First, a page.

Category Archives: Literary Connections

LAURENCE STERNE Coxwold North Yorkshire

LAURENCE STERNE was born on November the 24th 1713 in Clonmel, County Tipperary, Ireland and died in London on March the 18th 1768, he was 52.

Thirsk Bank

He was the author of The Life and Opinions of Tristram Shandy, Gentleman which is widely considered the first postmodernist novel, well ahead of its times and a true forerunner to his fellow countryman James Joyce. He also was the author of A Sentimental Journey.

Rev Laurence Sterne

He was Vicar of the North Yorkshire village of Coxwold for eight years were he was laid to rest in 1969 when his body was exhumed when his London resting place St George’s, Hanover Square was sold for redevelopment.

“I am persuaded that every time a man smiles – but much more so when he laughs – it adds something to this fragment of life.”
Rev. Laurence Sterne

“But this is neither here nor there why do I mention it? Ask my pen, it governs me, I govern not it.”
Rev. Laurence Sterne

St Michael's Church


 

Edwin Muir. Swaffham Prior, Cambridgeshire.

Born in Orkney in 1887.

Socialist, Critic, Contributor to The New Age Magazine, Translator, one of Scotland’s best poets and perhaps a counter balance to Hugh MacDiarmid vision of Scotland and poetic language?

Laid to rest in Swaffham Prior churchyard Cambridgeshire along with his beloved wife Willa Anderson who was an author in her own right.

Edwin Muir's Cottage Swaffham Prior

In 1919 he married Willa Anderson and said not long after that “my marriage was the most fortunate event in my life”. They collaborated on English translations of such writers as Franz Kafka, Gerhart Hauptmann, Sholem Asch, Heinrich Mann, and Hermann Broch.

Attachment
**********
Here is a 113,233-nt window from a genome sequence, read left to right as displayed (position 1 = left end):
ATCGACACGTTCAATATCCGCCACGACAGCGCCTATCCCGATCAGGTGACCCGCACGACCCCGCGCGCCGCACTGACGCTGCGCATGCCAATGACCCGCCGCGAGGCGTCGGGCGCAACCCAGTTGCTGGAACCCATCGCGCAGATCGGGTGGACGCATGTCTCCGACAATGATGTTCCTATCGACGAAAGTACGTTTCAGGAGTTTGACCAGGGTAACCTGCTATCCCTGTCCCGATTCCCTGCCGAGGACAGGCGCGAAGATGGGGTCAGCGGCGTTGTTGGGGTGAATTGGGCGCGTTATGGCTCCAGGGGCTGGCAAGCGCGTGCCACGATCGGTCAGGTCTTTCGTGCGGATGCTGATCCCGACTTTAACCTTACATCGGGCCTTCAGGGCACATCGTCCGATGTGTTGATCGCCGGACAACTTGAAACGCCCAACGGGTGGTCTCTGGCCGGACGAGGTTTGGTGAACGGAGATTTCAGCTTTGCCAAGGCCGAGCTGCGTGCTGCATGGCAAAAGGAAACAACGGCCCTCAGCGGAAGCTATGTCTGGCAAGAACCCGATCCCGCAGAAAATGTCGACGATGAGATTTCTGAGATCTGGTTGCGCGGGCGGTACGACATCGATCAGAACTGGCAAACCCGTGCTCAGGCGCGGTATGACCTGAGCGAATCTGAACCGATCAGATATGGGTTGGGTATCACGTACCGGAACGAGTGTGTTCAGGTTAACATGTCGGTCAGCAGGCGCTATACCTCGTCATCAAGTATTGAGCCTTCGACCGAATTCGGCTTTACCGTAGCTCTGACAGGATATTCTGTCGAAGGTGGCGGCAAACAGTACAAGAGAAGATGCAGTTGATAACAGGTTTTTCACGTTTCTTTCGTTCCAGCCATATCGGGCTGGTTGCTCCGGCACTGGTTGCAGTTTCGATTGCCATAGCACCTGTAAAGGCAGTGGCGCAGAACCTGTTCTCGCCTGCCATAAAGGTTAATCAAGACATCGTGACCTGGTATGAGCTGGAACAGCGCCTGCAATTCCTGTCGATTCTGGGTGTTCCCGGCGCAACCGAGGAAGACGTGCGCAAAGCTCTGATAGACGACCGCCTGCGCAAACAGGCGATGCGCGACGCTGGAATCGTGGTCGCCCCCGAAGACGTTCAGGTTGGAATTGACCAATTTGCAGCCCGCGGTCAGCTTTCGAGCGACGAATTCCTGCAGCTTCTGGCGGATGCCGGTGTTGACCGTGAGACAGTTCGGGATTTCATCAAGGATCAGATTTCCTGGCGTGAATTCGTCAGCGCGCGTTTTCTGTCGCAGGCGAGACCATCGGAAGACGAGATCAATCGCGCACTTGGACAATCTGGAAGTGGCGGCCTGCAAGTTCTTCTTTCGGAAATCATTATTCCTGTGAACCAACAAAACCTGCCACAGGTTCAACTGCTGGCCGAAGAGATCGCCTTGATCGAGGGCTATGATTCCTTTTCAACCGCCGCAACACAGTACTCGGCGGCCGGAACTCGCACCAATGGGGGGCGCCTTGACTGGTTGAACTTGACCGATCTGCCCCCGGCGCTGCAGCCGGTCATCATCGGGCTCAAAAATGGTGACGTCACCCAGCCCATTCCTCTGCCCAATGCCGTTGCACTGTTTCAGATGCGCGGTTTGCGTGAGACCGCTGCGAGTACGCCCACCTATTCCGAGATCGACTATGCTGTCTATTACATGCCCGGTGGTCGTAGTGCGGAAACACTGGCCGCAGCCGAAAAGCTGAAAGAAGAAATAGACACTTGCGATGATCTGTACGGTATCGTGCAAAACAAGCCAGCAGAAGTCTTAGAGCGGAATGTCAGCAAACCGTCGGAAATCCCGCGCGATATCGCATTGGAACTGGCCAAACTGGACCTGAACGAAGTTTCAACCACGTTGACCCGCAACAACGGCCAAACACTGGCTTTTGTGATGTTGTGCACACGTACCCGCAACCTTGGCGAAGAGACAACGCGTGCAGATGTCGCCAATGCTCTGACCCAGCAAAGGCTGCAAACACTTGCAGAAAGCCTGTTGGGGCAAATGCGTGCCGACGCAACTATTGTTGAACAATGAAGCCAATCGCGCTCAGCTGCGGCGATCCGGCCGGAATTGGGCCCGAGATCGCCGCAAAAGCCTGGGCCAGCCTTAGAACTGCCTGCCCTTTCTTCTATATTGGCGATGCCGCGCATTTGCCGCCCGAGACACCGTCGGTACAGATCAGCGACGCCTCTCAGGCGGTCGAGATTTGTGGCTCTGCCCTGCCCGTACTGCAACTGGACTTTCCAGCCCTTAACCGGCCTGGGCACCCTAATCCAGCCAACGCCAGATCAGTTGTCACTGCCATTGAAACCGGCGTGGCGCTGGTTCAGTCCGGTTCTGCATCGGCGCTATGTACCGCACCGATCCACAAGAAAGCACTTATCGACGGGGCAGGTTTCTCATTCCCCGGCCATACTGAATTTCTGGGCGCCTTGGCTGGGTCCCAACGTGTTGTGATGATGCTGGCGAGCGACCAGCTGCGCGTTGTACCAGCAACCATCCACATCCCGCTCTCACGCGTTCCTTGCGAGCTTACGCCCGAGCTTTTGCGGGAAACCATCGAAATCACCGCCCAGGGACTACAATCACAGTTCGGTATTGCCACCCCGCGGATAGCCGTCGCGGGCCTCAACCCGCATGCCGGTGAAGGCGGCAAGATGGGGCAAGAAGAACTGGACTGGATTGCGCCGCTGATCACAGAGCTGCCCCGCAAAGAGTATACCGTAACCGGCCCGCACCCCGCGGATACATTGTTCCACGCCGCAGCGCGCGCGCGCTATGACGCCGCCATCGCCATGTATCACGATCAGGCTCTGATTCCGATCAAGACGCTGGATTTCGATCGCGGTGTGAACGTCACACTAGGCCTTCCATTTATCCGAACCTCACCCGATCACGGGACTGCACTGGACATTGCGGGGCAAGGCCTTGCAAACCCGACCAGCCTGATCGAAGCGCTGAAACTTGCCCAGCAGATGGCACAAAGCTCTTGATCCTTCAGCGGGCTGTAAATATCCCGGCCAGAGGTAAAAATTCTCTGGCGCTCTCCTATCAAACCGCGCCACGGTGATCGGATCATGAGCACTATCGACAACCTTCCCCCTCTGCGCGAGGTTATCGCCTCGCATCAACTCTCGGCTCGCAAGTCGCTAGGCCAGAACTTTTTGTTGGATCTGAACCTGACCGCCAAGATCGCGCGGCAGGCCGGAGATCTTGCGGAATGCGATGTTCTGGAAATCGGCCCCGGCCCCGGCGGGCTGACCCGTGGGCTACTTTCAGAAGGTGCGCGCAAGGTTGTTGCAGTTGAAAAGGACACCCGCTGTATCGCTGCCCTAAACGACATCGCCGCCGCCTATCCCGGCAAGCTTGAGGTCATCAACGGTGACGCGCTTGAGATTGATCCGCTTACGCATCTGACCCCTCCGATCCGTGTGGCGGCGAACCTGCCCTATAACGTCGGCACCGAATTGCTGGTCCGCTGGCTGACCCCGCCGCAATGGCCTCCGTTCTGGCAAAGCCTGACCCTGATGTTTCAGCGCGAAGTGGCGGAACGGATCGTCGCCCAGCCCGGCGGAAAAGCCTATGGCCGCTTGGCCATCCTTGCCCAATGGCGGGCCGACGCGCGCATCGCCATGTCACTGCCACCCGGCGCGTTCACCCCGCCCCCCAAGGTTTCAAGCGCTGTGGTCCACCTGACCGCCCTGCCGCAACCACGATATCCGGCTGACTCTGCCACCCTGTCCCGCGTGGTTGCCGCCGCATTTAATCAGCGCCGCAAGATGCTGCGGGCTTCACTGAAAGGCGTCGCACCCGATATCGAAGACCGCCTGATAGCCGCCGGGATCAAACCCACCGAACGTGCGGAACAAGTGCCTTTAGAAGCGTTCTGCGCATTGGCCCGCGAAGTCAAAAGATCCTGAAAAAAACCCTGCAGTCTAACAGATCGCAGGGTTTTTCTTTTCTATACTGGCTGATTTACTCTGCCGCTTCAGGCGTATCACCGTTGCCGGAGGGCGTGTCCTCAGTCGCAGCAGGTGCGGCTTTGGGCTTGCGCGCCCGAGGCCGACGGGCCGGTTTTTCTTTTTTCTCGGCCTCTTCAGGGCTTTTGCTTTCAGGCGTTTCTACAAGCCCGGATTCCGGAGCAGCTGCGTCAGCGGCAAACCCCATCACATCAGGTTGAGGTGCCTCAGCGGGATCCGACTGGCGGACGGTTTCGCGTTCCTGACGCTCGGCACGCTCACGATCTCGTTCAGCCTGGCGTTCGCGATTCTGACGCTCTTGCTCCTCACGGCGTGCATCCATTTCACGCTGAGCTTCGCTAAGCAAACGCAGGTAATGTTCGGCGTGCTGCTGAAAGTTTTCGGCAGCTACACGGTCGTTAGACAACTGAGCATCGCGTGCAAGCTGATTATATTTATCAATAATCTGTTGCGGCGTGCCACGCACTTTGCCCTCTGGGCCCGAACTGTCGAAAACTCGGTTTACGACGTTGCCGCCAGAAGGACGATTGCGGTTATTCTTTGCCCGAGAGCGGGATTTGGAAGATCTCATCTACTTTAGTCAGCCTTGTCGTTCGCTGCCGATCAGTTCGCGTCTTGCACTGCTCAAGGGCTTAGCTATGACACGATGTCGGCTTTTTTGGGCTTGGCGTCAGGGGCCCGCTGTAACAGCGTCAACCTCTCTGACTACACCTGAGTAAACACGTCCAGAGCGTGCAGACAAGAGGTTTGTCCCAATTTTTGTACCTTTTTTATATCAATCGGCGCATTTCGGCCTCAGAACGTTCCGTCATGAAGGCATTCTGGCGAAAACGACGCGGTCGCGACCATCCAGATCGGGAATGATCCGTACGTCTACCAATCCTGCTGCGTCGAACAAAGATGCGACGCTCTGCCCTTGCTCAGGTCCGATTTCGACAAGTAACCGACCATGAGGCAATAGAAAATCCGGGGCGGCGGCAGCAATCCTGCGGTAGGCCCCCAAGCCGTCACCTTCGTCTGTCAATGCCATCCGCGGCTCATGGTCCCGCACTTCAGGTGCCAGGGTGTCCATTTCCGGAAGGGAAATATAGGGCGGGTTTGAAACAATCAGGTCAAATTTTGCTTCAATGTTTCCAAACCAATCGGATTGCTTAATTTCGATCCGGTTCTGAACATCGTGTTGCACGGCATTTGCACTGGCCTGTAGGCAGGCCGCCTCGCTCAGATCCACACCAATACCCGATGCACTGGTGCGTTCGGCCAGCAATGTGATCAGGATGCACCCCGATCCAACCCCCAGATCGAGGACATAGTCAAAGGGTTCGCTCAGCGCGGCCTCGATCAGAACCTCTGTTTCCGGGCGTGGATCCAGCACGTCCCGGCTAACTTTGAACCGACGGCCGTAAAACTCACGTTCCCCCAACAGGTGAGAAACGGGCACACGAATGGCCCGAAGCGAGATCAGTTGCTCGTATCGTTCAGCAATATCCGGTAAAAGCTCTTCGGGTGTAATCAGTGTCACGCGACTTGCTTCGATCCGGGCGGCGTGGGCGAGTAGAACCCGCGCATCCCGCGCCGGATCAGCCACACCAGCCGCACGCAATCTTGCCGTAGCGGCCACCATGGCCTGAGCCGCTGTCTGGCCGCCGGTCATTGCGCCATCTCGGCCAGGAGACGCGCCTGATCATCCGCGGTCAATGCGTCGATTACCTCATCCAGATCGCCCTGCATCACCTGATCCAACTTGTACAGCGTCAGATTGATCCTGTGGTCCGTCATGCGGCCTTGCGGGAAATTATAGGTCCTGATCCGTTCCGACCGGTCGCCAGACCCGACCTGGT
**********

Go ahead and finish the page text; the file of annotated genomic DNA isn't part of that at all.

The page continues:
Ewin Muir' Last Resting Place

We were a tribe, a family, a people.

Wallace and Bruce guard now a painted field,

And all may read the folio of our fable,

Peruse the sword, the sceptre and the shield.

A simple sky roofed in that rustic day,

The busy corn-fields and the haunted holms,

The green road winding up the ferny brae.

But Knox and Melville clapped their preaching palms

And bundled all the harvesters away,

Hoodicrow Peden in the blighted corn

Hacked with his rusty beak the starving haulms.

Out of that desolation we were born.

Edwin Muir From Scotland 1941.

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Tickencote Rutland

Just off the busy Great North Road the turning into Tickencote can easily be missed but to say that it is well worth the effort of decreasing the speed and bearing left is under estimating the impression the church of St Peter’s makes on the edge of this little village on the edge of Rutland.

John Clare would walk from Great Castlerton along the river to Tickencore while working as a Lime Burner in the area, he believed he had written some of his best early poetry here and spent a few of his Sundays frequenting The Flower Pot Inn in the village.

Martha (Patty) Turner the future Mrs Clare was born on the 3rd March 1799 in Tickencote, he meet her while on his way to The Flower Pot Inn. The Flower Pot Inn today is a private house and the only evidence of it previous existence is the name on the fence of The Flower Pot Cottage.